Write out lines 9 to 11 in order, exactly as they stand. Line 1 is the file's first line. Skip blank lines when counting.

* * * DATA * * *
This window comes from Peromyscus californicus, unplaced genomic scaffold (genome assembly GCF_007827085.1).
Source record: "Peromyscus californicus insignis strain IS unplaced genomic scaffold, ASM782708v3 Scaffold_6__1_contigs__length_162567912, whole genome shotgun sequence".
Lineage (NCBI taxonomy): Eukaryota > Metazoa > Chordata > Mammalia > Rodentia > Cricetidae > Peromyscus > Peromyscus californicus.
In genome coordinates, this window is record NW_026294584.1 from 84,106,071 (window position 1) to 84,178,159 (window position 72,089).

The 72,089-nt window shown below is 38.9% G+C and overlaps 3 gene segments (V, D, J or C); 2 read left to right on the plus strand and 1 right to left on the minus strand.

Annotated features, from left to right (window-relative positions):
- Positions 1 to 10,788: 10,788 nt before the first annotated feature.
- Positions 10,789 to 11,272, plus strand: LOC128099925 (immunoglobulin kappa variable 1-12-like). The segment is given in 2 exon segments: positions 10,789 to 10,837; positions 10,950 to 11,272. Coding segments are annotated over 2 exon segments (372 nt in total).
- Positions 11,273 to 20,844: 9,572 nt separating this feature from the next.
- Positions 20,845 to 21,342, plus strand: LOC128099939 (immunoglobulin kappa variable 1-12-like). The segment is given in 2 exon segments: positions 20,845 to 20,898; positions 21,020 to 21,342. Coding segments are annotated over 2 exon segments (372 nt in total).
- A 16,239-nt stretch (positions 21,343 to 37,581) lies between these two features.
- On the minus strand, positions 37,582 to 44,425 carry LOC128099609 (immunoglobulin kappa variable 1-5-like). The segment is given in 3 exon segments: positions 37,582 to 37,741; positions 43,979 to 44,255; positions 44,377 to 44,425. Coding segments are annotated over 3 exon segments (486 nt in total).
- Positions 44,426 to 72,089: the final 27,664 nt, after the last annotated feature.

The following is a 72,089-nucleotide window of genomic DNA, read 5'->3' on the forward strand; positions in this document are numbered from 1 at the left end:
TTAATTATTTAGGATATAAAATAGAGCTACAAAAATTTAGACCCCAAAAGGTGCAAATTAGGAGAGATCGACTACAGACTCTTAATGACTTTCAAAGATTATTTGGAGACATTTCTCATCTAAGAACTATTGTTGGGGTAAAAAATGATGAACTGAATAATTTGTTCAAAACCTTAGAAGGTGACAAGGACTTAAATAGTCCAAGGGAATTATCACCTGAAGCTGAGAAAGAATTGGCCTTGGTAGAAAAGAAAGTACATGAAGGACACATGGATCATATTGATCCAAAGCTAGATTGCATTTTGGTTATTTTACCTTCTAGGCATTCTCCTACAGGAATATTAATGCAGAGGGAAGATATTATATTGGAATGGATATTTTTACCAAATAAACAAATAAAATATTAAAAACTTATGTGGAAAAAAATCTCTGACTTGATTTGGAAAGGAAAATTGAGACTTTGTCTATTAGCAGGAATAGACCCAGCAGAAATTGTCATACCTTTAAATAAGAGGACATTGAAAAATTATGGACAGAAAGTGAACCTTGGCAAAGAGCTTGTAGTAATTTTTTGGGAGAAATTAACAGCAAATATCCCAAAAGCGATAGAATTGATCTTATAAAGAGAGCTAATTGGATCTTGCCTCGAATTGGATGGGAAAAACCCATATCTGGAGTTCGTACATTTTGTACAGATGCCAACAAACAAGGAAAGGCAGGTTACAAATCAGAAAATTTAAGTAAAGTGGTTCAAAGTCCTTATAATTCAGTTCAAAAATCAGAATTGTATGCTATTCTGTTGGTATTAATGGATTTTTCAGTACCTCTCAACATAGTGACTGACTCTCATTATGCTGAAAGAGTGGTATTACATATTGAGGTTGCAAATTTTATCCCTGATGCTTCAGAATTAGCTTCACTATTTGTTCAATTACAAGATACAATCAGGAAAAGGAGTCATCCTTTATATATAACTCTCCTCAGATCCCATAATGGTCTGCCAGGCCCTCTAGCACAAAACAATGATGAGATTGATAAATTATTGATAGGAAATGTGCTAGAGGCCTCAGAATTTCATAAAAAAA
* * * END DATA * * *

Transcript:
- Positions 11,273 to 20,844: 9,572 nt separating this feature from the next.
- Positions 20,845 to 21,342, plus strand: LOC128099939 (immunoglobulin kappa variable 1-12-like). The segment is given in 2 exon segments: positions 20,845 to 20,898; positions 21,020 to 21,342. Coding segments are annotated over 2 exon segments (372 nt in total).
- A 16,239-nt stretch (positions 21,343 to 37,581) lies between these two features.